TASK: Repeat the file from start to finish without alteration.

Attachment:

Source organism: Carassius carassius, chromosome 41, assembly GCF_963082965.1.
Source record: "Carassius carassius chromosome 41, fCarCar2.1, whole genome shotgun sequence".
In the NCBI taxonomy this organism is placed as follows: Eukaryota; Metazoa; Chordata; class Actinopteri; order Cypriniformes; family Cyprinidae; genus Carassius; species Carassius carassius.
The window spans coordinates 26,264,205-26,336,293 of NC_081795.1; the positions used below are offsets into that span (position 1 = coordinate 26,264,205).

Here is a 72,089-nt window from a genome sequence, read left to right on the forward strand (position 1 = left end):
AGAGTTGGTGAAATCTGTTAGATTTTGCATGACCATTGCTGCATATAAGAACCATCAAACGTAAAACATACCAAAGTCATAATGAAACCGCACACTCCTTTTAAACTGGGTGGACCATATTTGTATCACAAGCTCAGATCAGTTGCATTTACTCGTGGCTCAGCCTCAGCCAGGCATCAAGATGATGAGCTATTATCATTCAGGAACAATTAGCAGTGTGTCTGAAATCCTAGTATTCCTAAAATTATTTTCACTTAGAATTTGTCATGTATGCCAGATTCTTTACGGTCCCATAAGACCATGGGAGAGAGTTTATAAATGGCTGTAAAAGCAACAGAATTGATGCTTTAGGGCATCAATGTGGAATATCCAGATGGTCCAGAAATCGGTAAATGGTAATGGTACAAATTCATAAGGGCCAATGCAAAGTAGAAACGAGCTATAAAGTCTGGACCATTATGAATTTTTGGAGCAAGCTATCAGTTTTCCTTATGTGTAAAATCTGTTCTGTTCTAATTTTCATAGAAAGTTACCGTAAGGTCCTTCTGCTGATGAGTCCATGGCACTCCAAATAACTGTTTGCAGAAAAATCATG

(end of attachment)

Source organism: Carassius carassius, chromosome 41, assembly GCF_963082965.1.
Source record: "Carassius carassius chromosome 41, fCarCar2.1, whole genome shotgun sequence".
In the NCBI taxonomy this organism is placed as follows: Eukaryota; Metazoa; Chordata; class Actinopteri; order Cypriniformes; family Cyprinidae; genus Carassius; species Carassius carassius.
The window spans coordinates 26,264,205-26,336,293 of NC_081795.1; the positions used below are offsets into that span (position 1 = coordinate 26,264,205).

Here is a 72,089-nt window from a genome sequence, read left to right on the forward strand (position 1 = left end):
AGAGTTGGTGAAATCTGTTAGATTTTGCATGACCATTGCTGCATATAAGAACCATCAAACGTAAAACATACCAAAGTCATAATGAAACCGCACACTCCTTTTAAACTGGGTGGACCATATTTGTATCACAAGCTCAGATCAGTTGCATTTACTCGTGGCTCAGCCTCAGCCAGGCATCAAGATGATGAGCTATTATCATTCAGGAACAATTAGCAGTGTGTCTGAAATCCTAGTATTCCTAAAATTATTTTCACTTAGAATTTGTCATGTATGCCAGATTCTTTACGGTCCCATAAGACCATGGGAGAGAGTTTATAAATGGCTGTAAAAGCAACAGAATTGATGCTTTAGGGCATCAATGTGGAATATCCAGATGGTCCAGAAATCGGTAAATGGTAATGGTACAAATTCATAAGGGCCAATGCAAAGTAGAAACGAGCTATAAAGTCTGGACCATTATGAATTTTTGGAGCAAGCTATCAGTTTTCCTTATGTGTAAAATCTGTTCTGTTCTAATTTTCATAGAAAGTTACCGTAAGGTCCTTCTGCTGATGAGTCCATGGCACTCCAAATAACTGTTTGCAGAAAAATCATG